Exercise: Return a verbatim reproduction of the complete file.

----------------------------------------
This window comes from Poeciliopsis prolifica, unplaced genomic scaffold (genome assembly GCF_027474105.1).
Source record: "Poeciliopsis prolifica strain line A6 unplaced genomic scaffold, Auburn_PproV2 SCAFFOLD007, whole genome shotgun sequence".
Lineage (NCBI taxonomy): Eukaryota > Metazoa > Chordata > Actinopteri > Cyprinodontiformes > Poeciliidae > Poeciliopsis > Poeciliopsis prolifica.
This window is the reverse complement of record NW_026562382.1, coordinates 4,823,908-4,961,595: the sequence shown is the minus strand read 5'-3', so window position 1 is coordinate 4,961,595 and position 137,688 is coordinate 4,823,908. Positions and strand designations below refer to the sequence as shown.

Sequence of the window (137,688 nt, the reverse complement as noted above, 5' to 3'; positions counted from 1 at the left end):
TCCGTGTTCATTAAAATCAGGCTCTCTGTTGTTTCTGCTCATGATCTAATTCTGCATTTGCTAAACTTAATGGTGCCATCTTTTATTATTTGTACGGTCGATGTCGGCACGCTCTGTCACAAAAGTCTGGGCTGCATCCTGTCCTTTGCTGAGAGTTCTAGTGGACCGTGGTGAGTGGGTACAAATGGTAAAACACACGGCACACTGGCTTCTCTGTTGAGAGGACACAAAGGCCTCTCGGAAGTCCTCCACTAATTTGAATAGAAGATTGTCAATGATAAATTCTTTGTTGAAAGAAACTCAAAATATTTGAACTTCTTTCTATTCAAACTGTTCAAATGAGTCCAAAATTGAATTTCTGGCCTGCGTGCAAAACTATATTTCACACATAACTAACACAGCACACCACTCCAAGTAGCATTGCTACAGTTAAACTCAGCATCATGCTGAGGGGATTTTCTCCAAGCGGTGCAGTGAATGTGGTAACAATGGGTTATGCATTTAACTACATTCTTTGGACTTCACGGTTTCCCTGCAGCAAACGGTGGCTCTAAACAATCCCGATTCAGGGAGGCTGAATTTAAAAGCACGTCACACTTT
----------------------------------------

This window comes from Poeciliopsis prolifica, unplaced genomic scaffold (genome assembly GCF_027474105.1).
Source record: "Poeciliopsis prolifica strain line A6 unplaced genomic scaffold, Auburn_PproV2 SCAFFOLD007, whole genome shotgun sequence".
Lineage (NCBI taxonomy): Eukaryota > Metazoa > Chordata > Actinopteri > Cyprinodontiformes > Poeciliidae > Poeciliopsis > Poeciliopsis prolifica.
This window is the reverse complement of record NW_026562382.1, coordinates 4,823,908-4,961,595: the sequence shown is the minus strand read 5'-3', so window position 1 is coordinate 4,961,595 and position 137,688 is coordinate 4,823,908. Positions and strand designations below refer to the sequence as shown.

Sequence of the window (137,688 nt, the reverse complement as noted above, 5' to 3'; positions counted from 1 at the left end):
TCCGTGTTCATTAAAATCAGGCTCTCTGTTGTTTCTGCTCATGATCTAATTCTGCATTTGCTAAACTTAATGGTGCCATCTTTTATTATTTGTACGGTCGATGTCGGCACGCTCTGTCACAAAAGTCTGGGCTGCATCCTGTCCTTTGCTGAGAGTTCTAGTGGACCGTGGTGAGTGGGTACAAATGGTAAAACACACGGCACACTGGCTTCTCTGTTGAGAGGACACAAAGGCCTCTCGGAAGTCCTCCACTAATTTGAATAGAAGATTGTCAATGATAAATTCTTTGTTGAAAGAAACTCAAAATATTTGAACTTCTTTCTATTCAAACTGTTCAAATGAGTCCAAAATTGAATTTCTGGCCTGCGTGCAAAACTATATTTCACACATAACTAACACAGCACACCACTCCAAGTAGCATTGCTACAGTTAAACTCAGCATCATGCTGAGGGGATTTTCTCCAAGCGGTGCAGTGAATGTGGTAACAATGGGTTATGCATTTAACTACATTCTTTGGACTTCACGGTTTCCCTGCAGCAAACGGTGGCTCTAAACAATCCCGATTCAGGGAGGCTGAATTTAAAAGCACGTCACACTTT